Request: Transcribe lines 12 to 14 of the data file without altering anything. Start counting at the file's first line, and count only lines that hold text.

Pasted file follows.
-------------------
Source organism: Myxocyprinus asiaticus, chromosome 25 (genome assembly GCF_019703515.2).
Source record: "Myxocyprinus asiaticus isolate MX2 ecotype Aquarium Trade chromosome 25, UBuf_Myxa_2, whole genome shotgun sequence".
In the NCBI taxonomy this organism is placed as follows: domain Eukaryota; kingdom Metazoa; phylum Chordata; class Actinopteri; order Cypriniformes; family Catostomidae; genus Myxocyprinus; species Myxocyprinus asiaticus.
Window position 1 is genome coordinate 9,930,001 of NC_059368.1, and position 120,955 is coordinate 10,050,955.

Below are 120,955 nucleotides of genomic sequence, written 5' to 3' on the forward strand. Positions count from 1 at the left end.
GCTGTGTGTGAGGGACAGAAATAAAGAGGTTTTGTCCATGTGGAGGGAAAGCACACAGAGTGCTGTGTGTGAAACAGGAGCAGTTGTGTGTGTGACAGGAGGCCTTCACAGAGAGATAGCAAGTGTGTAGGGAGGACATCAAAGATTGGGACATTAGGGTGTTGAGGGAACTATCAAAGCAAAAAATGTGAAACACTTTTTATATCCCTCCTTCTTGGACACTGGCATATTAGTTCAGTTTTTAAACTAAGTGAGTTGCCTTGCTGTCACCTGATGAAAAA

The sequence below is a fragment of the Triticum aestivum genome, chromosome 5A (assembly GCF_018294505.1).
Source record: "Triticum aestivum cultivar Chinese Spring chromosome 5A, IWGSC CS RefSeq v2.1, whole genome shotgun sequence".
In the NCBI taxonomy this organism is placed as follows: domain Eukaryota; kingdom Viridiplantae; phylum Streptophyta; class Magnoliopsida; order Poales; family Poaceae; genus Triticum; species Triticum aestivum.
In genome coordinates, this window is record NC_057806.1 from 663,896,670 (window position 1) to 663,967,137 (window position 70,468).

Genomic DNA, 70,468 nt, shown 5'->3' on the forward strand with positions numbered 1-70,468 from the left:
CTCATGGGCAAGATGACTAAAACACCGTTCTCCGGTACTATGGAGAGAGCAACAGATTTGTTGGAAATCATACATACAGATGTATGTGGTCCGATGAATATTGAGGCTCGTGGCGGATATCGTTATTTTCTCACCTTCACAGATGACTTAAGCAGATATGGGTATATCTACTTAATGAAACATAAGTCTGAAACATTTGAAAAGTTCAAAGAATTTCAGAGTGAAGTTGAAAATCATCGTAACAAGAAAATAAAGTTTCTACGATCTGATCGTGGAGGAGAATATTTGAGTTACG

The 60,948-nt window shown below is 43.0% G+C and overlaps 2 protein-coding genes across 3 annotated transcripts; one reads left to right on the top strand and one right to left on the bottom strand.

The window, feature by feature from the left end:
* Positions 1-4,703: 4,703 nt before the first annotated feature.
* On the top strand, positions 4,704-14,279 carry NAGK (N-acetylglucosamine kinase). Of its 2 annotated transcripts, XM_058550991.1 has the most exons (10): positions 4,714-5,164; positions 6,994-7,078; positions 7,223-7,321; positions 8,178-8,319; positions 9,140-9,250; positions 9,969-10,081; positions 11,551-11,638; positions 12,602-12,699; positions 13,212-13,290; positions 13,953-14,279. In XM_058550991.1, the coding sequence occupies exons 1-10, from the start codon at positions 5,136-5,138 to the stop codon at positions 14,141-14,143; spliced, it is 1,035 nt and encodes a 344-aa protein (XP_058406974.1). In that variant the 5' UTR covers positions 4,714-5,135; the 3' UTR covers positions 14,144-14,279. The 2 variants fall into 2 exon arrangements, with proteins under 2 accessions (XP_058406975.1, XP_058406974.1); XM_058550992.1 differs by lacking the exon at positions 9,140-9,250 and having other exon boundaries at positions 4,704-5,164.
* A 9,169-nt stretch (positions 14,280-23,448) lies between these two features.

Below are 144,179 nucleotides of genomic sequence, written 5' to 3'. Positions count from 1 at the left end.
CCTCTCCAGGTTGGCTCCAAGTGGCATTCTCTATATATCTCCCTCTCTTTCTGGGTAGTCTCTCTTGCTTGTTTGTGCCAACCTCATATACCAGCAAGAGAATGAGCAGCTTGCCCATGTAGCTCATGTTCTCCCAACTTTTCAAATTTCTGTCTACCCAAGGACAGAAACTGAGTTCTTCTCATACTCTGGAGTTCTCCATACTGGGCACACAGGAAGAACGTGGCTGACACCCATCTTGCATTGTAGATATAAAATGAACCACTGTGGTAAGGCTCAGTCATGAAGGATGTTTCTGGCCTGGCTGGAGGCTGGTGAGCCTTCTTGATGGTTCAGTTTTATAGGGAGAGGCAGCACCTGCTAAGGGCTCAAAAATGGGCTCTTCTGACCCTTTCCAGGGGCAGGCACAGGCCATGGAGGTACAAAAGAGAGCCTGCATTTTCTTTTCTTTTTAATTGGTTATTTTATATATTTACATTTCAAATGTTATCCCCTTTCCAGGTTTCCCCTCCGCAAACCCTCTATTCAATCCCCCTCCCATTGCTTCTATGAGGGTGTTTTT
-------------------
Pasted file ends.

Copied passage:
CTCATGGGCAAGATGACTAAAACACCGTTCTCCGGTACTATGGAGAGAGCAACAGATTTGTTGGAAATCATACATACAGATGTATGTGGTCCGATGAATATTGAGGCTCGTGGCGGATATCGTTATTTTCTCACCTTCACAGATGACTTAAGCAGATATGGGTATATCTACTTAATGAAACATAAGTCTGAAACATTTGAAAAGTTCAAAGAATTTCAGAGTGAAGTTGAAAATCATCGTAACAAGAAAATAAAGTTTCTACGATCTGATCGTGGAGGAGAATATTTGAGTTACG

The 60,948-nt window shown below is 43.0% G+C and overlaps 2 protein-coding genes across 3 annotated transcripts; one reads left to right on the top strand and one right to left on the bottom strand.

The window, feature by feature from the left end: